September 30, 2008

Congress Rejects Bailout Plan

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With Congress’ refusal to pass the $700 billion financial bailout bill, the government has yet to come to the rescue of Wall Street.
The failed legislation aimed to help banks by buying up their bad mortgages so that the banks would be more inclined to lend. Many financial firms instructed their employees to lobby to their politicians to pass a solution that would improve their economic condition. As a result of Congress’ failure to pass legislation to alleviate the situation, the Dow Jones industrials had its worst day in two decades, dropping 777 points.
Leaders of the financial market were livid with the government’s decision. Since the immediate effect was drastic, long-term effects of the government’s inaction could be devastating.
“How could this have happened?” said Gordon Charlop, managing director with Rosenblatt Securities, to the Associated Press. “Is there such a disconnect on Capitol Hill? This becomes a problem because Wall Street is very uncomfortable with uncertainty.”
[img_assist|nid=32208|title=Change in Stock Values Yesterday|desc=|link=node|align=left|width=|height=0]Prof. Daniel Benjamin, economics, said that the financial market’s future success depends on restoring the confidence of banks and investors in the market.
“If we went back to being confident, the market recession would probably last six to nine months, but if the market fails at restoring confidence it could be much longer,” Benjamin said. “The main thing with a bill is that it would have reassured a lot of investors and bankers that the government would not let the financial system fail. It is a symbolic act that they were going to do what it takes to restore confidence that is the most important thing.”
Among the 288 congressmen to vote in opposition in of the bill was Representative Maurice Hinchey (D-N.Y.), of the 22nd District, which includes the Southern Tier and Finger Lakes regions. While Hinchey saw positives in the 110 pages of the bill, he thought that it failed to take into consideration the whole picture.
“The bill presented to Congress was an improvement from the original proposal of the Bush administration and U.S. Treasury Secretary [Henry] Paulson, which basically asked to give the money away,” Hinchey said.
The bill that Congress decided to veto, however, did address the restriction of reckless behavior of banks and an increase in oversight from the federal government. When asked about top executives who received large severance packages and left their respective companies before the economic downturn, Hinchey explained how such oversight issues were addressed in the bill.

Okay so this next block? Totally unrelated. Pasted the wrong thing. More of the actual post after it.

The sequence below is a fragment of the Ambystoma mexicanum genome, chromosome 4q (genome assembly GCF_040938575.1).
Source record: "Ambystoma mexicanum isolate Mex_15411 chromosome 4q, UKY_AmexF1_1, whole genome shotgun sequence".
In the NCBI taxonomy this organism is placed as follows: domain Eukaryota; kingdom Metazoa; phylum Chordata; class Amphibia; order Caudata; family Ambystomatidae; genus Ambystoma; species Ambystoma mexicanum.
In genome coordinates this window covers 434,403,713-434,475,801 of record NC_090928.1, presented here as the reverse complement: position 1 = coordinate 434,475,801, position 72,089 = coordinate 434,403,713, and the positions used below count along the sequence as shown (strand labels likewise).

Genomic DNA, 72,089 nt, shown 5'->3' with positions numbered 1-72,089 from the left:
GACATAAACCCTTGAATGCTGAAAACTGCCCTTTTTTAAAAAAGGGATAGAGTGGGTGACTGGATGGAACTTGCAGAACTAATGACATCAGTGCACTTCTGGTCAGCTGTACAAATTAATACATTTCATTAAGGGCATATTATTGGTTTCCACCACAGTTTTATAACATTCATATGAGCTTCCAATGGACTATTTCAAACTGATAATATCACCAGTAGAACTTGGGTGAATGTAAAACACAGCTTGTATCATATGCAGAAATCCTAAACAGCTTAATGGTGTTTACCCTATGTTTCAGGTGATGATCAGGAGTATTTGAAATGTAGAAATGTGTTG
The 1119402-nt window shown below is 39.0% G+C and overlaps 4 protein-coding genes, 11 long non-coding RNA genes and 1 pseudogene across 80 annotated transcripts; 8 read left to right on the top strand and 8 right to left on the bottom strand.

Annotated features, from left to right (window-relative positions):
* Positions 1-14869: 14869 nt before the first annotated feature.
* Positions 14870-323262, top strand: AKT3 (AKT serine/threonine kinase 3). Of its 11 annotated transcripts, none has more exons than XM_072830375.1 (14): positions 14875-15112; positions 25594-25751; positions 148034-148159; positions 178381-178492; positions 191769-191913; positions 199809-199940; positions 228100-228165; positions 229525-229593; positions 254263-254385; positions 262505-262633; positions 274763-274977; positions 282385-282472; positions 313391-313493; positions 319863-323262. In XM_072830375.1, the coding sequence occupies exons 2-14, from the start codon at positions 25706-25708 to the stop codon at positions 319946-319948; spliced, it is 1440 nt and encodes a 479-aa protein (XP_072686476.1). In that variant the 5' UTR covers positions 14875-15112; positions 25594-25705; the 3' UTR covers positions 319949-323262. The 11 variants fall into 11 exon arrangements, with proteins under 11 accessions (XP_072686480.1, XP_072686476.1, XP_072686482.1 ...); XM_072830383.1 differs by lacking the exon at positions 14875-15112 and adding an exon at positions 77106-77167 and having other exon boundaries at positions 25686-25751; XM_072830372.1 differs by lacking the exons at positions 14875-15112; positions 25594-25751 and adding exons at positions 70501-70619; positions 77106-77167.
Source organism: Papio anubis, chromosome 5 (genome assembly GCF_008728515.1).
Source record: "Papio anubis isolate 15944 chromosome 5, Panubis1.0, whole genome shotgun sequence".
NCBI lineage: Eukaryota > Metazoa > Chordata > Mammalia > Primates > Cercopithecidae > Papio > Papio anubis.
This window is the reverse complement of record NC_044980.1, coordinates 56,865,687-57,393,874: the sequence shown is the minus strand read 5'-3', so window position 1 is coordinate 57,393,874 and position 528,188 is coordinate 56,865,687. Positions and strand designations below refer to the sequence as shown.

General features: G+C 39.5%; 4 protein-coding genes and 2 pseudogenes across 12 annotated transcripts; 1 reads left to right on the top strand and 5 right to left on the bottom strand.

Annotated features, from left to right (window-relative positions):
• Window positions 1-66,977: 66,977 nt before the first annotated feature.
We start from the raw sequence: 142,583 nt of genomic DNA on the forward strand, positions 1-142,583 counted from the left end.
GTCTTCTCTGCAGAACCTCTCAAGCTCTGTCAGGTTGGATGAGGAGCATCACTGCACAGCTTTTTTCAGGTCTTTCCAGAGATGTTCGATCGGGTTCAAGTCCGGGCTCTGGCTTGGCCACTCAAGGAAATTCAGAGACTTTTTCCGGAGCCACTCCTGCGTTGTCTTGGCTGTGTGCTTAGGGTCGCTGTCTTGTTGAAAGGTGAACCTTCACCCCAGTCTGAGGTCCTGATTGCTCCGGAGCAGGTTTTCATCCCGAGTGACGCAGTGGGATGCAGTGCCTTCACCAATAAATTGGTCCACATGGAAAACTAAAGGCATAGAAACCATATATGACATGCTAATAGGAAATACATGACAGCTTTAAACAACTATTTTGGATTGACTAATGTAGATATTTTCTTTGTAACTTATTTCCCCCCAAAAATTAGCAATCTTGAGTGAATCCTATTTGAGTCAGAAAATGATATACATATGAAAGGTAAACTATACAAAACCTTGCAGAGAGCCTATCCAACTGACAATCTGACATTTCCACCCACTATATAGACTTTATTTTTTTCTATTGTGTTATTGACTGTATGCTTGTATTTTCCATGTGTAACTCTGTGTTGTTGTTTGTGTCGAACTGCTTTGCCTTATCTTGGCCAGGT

“At least this bill attempted to control the oversight of this market,” Hinchey said. “It did address the idea of golden parachutes for Wall Street executives.”
Even though Hinchey saw redeeming qualities in the bill, he voted in opposition to the overall strategy of the government. Instead of bailing out the financial market, Hinchey believes the United States government should turn its attention to investment in the nation’s infrastructure.
The argument that the bailout of the financial service sector would not greatly improve the welfare of most Americans, however, is highly contested. Presently, many Americans are trying to take out the money in their banks in the fear that they would otherwise never see it again. While Hinchey does see a need to resolve the problems of the financial market, he believes that the government should also use this as an opportunity to invest in entire U.S. economy.
“By just dealing with the manipulation of the finance market, it doesn’t go far enough,” he argued. “We must attempt to invest in the needs of this economy, in its infrastructure, renewable energy, education and health care. This will generate jobs and reverse the pattern of this administration.”
As for Cornell students, many economics and applied economics and management majors are questioning their prospects. Matthew Goland-van Ryn ’09, an AEM and Biology major who interned at an investment firm last summer, said that neither he nor his colleagues saw any fortuitous signs of bankruptcy.
“They all knew that the market was tough but they thought that the company would be okay,” he said.
Although he never intended to enter the financial services field, he seems to have fortified his plan to go to medical school since the recent market failures.
“Be prepared to do something else for the next couple of years as you keep applying for financial jobs,” Benjamin said.